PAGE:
Freedom Cup 2013: What We Learned from South Africa vs. New Zealand
Along with the Bledisloe Cup, the Freedom Cup holds an important, albeit not quite as historical fixture in Southern Hemisphere rugby, contested between South Africa and New Zealand every year since 2004.
New Zealand astutely dominated the match in 2013 and kept their 100 percent Rugby Championship record alive with a second consecutive win in Johannesburg.
Saturday’s meeting between Steve Hansen and Heyneke Meyer’s outfits will undoubtedly go down as one of the finest encounters between the two teams, with the Kiwis ultimately prevailing 38-27.
With that being the case, there are several lessons to be learned for both winner and loser alike.
The Best Defence Is a Good Offence
Against a team of New Zealand’s quality, strategy is key, and to head into battle without one is tantamount to suicide.
Three weeks ago in Eden Park, Heyneke Meyer’s tactics appeared to be going well, with Morne Steyn kicking for territory and stopping the Kiwis from working with the space they love so much.
As we know, that fixture was thrown into disarray thanks to the incorrect red card shown to Bismarck du Plessis, but an arguably better approach was utilised at Ellis Park.
Although Ben Smith’s 11th-minute opening try would have looked to end all Springboks hopes, the Johannesburg hosts instead fought fire with fire, targeting the flanks with supremely quick ball and grabbing two tries thanks to some Bryan Habana magic.
After the speedster’s injury, it wasn’t until the second period that South Africa really recaptured that sense of fight, largely thanks to the full-throttle heroics of De Villiers.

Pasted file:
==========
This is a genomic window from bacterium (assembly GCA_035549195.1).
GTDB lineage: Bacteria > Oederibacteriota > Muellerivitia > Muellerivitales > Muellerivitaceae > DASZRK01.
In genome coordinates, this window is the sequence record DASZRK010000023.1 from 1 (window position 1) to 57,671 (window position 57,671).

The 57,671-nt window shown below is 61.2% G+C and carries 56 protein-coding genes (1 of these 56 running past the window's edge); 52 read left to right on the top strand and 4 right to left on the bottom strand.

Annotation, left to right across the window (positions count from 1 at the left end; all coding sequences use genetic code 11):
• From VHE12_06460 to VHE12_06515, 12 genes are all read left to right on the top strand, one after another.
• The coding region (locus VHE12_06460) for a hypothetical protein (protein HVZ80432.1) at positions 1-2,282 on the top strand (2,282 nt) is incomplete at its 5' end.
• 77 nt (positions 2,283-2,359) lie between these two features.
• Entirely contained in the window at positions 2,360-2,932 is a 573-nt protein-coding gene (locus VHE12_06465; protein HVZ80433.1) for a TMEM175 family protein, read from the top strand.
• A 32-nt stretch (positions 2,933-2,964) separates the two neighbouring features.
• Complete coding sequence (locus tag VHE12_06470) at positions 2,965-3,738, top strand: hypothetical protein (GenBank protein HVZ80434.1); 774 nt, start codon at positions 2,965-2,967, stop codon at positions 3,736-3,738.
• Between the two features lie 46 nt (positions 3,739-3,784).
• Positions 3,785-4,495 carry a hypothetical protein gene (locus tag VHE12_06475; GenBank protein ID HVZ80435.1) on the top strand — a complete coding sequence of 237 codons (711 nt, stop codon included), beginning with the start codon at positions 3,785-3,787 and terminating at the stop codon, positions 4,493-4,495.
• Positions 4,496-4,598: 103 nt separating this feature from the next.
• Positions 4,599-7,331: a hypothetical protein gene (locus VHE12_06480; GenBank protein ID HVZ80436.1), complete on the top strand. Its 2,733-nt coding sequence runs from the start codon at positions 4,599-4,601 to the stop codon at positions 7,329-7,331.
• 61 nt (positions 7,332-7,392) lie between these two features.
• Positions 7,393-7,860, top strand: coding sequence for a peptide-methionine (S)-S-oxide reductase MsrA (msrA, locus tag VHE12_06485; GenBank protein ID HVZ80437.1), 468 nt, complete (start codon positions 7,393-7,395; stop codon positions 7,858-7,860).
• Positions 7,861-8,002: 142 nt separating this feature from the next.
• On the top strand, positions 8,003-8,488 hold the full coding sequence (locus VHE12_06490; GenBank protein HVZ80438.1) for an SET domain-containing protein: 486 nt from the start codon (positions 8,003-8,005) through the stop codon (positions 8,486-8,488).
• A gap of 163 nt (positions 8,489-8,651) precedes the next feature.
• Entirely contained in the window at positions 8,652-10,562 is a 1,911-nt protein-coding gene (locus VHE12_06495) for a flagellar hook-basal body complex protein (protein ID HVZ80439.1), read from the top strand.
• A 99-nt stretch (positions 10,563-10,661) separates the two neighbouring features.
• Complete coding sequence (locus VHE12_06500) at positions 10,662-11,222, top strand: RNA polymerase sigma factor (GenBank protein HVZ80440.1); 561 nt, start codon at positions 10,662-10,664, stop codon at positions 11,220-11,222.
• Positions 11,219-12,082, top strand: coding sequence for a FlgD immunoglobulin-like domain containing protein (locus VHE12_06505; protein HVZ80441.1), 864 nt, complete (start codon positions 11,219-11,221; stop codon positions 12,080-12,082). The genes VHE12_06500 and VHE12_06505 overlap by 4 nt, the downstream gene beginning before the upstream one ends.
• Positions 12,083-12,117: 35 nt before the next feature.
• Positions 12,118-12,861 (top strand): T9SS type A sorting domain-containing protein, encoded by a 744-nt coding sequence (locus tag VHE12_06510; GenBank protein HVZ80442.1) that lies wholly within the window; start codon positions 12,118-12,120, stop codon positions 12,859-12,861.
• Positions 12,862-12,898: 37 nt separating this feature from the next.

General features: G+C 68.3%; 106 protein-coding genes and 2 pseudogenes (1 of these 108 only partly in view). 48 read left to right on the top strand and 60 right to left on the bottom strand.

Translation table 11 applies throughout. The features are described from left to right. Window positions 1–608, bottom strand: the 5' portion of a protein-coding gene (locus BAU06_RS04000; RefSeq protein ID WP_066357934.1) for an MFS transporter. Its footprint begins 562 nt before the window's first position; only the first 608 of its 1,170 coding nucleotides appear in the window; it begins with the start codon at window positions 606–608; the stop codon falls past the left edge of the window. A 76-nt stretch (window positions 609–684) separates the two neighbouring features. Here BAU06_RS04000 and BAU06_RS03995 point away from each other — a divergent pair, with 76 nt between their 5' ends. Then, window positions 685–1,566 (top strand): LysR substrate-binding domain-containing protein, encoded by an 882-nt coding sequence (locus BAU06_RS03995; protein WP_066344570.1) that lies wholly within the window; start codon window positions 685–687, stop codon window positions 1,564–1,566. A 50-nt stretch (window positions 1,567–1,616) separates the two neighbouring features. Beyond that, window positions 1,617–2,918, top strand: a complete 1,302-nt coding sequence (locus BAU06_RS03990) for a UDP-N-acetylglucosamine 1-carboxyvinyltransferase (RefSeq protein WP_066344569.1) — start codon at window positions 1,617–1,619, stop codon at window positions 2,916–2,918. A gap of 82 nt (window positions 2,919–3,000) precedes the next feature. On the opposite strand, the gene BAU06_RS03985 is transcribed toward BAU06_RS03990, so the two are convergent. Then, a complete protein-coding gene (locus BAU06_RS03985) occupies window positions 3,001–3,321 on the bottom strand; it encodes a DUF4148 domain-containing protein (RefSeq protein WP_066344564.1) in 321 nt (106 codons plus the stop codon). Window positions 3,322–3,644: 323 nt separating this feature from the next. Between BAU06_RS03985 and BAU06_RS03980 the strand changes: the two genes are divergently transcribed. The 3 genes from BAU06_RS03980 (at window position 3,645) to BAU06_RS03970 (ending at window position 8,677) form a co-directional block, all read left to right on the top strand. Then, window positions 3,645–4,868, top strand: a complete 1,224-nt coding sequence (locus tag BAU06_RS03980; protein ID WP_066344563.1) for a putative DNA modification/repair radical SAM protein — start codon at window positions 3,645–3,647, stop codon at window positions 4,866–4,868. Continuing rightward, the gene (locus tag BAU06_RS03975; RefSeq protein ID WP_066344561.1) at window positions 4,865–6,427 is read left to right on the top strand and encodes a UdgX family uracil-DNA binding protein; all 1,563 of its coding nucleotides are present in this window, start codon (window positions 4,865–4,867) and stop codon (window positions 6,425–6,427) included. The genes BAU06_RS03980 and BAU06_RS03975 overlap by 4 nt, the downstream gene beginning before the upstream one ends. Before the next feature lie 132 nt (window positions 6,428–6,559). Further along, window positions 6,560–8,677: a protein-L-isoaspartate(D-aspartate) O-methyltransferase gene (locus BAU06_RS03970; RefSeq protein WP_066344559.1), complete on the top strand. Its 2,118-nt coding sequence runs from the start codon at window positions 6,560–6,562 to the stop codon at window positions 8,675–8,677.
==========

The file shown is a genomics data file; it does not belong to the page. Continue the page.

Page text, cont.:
Although fruitless in the end, the Springboks showed that New Zealand can indeed be hurt, just as Argentina did for periods several weeks ago, in the meantime showing the world just how its best side may be hit from its perch.
Crucial That Jean De Villiers Maintains Fitness Ahead of 2015 RWC
Earlier this year, South Africa Rugby Magazine published an article concerning the maintenance of one Jean de Villiers and just how one of, if not South Africa’s strongest asset should be managed ahead of the 2015 Rugby World Cup.
At 32 years of age, de Villiers is no spring chicken—in fact he was the oldest player in South Africa's squad—but was his side’s biggest star and most direct driving force against the All Blacks over the weekend.
Bath head coach Gary Gold backed up this sentiment over Twitter:
Jean De Villiers is an absolute legend!! Brilliant, humble and and incredible leader with a wicked sense if humour!!!— Gary Gold (@GaryGoldrugbyiq) October 5, 2013
In total, the veteran—now coming up to 100 international caps for the Springboks—carried for 108 yards against Hansen’s side and was second only to Willie le Roux in that respect.
A well-rounded figure in both attack and defence, South Africa are severely weakened without de Villiers’ presence in the centres and face a tougher tournament should he not be fit to participate in 2015.
New Zealand Favourites To Win Back-to-Back World Cups
Having won in their own backyard in 2011, defending the Rugby World Cup in England is one of several major targets for New Zealand over the next 24 months.
Will New Zealand win the 2015 Rugby World Cup
Something that’s never been done before, the reigning world champions have as good an opportunity as ever to win a second consecutive Webb Ellis Cup.
Several concerns to feature in the tournament two years from now will be the ageing likes of Richie McCaw, Andrew Hore, Tony Woodcock and Keven Mealamu, who between them have an average age of over 33.
However, Steve Hansen has some considerably talented players coming through his ranks and should be able to count on backs such as Dan Carter, Ma’a Nonu and Conrad Smith to be knocking about in what could be the last World Cup for some.
The 38-27 win over South Africa was far from easy, but it displayed just how strong this New Zealand side are as an outfit, which, if it can be maintained, will surely be asking all the questions come 2015.
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